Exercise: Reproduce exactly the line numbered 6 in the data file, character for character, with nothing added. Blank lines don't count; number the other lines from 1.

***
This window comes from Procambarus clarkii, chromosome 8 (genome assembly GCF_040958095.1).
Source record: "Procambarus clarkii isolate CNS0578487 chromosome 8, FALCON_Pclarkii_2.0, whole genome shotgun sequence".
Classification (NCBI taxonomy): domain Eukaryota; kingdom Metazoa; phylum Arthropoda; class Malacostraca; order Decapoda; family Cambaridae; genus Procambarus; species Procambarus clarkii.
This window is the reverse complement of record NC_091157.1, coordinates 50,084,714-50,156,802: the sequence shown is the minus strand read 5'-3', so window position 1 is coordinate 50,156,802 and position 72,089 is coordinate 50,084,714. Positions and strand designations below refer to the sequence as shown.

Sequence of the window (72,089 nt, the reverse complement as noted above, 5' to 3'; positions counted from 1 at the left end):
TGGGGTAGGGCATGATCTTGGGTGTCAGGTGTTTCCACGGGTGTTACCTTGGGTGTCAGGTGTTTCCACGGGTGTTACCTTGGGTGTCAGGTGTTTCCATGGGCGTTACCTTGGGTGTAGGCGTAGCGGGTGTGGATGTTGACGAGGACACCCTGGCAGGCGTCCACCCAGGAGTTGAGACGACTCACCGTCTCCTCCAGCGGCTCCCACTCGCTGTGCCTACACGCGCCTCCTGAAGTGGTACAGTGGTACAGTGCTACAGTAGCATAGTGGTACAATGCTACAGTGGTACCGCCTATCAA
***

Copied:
TGGGGTAGGGCATGATCTTGGGTGTCAGGTGTTTCCACGGGTGTTACCTTGGGTGTCAGGTGTTTCCACGGGTGTTACCTTGGGTGTCAGGTGTTTCCATGGGCGTTACCTTGGGTGTAGGCGTAGCGGGTGTGGATGTTGACGAGGACACCCTGGCAGGCGTCCACCCAGGAGTTGAGACGACTCACCGTCTCCTCCAGCGGCTCCCACTCGCTGTGCCTACACGCGCCTCCTGAAGTGGTACAGTGGTACAGTGCTACAGTAGCATAGTGGTACAATGCTACAGTGGTACCGCCTATCAA